The show leads with ‘babics'. followed by a story about Glasgow‘s £25 million plan to bring cafe society to the city. Lunchtime producer Geraldine Flanigan receives an urgent message saying the police have withdrawn the murder hunt statement and the story is dropped. seconds before Shereen gets to it. The Rubettes explain that their comeback isn‘t just about 70s nostalgia and TV doc Kathleen Long answers Tracy from Airdrie's question about her aunt‘s psoriasis.


With the lunchtime show just off air. a woman calls in to complain that Viv bullies weatherman Lloyd Quinan.


Jon is cock-a-hoop because the courts have agreed to release the Bonnyrigg security video. Now all they need is a verdict. Around the newsroom the smart money is on a guilty verdict and that‘s the unwritten assumption on which the coverage is planned. The jury retired at lunchtime so it looks as if the story will break this afternoon.


The daily 2.30pm meeting to discuss the evening news starts more or less on time. Paul asks Scott Ferguson‘s advice on using photos of the dead body in the Bonnyrigg murder. ‘l’m happy to use wide shots. but nothing that could be distressing.‘ says Scott. Prospects for tomorrow‘s show are considered. including some hot poop about a health farm for overweight dogs. Cue jokes about newshounds. 3.35pm

Paul calls Geoff Brown. the crime reporter covering the Bonnyrigg trial. but the jury’s still out.


Paul decides to lead on the Bonnyrigg story. whether there‘s a verdict or not. ‘Any word from Geoff." asks someone for the umpteenth time. 5.25pm

News flashes through that the police have closed George Square in Glasgow after a gas main rupture. With an hour to showtime. a reporter is dispatched to cover the story. ‘Don’t send a smoker.‘ quips a newsroom wag. Paul's phone now rings constantly with reporters updating their stories. In between calls he writes the autocuc links for Viv and Shereen (who then rewrite them).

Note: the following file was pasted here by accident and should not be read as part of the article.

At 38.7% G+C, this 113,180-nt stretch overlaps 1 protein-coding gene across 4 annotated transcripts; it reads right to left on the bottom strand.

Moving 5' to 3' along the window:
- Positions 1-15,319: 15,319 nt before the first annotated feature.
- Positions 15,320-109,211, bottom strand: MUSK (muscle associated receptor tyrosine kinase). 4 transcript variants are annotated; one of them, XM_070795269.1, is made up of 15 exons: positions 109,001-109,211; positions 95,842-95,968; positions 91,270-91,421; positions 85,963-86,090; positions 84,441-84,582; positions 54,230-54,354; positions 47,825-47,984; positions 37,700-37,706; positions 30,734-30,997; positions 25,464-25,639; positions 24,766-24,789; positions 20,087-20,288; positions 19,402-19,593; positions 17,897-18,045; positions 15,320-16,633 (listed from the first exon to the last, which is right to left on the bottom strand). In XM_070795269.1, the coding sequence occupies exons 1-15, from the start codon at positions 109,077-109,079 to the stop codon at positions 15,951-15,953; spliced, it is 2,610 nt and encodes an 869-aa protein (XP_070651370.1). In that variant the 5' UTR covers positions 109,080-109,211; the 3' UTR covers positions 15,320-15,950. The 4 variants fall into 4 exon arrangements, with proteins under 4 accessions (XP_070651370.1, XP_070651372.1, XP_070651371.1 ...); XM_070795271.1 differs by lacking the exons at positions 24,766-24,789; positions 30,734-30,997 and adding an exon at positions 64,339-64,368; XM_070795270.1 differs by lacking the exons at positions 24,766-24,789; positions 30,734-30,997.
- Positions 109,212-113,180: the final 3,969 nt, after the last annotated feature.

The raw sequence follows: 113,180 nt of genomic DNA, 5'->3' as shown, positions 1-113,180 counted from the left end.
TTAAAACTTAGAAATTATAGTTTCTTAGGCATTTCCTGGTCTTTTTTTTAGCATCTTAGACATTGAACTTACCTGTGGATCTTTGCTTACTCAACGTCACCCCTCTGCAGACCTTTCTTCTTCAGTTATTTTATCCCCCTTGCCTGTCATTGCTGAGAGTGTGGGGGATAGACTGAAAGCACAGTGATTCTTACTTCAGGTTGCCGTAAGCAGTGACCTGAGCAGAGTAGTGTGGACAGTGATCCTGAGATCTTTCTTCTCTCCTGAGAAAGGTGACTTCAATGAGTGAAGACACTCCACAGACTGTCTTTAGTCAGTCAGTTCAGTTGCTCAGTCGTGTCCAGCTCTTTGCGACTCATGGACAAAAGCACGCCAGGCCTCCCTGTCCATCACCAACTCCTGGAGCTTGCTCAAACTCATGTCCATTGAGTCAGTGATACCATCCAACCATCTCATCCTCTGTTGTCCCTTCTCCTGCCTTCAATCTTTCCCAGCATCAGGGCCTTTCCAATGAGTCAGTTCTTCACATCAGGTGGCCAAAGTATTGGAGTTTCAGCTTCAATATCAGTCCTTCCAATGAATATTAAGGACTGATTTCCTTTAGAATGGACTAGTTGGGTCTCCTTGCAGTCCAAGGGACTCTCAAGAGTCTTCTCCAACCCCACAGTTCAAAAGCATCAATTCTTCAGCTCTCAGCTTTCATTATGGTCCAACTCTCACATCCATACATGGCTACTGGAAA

Finally Geoff calls and the whole newsroom gathers to listen in. Anti-climax the jury is back in. but only to ask for legal clarification. A verdict is still on for tonight. however- probably while the show‘s actually on air. Paul is beginning to worry that sending the live link to Edinburgh may have been a better bet.


Pictures of rush-hour chaos in George Square are in the can. Is this better than ‘babies‘? ‘No. it's still “babies”. then gas.‘ says Paul quickly. 6.25pm

Geoff calls to say the jury has retired to a hotel. so no verdict tonight. Paul decides to stick with the running order and update the story while the programme is on air. His live link hunch is linally proved right.


‘llello. l‘m Shereen Nanjiani . . .

‘. . . l‘m Viv Lumsden. and this is Scotland Today at ().3()pm.‘

The show kicks off with a ‘jury still out' report from Geoff in Edinburgh. then live to Dundee for an interview with a paediatrician and back to the studio for ‘this news just in‘ about the Bonnyrigg murder case. The gas leak story is on air barely an hour after the newsroom was tipped off.



[The smart money in the newsroom collected the following day when the Bonnyrigg Three were each given life sentences. Scotland Today made it lead story] LJ

The List 10-23 Mar l99513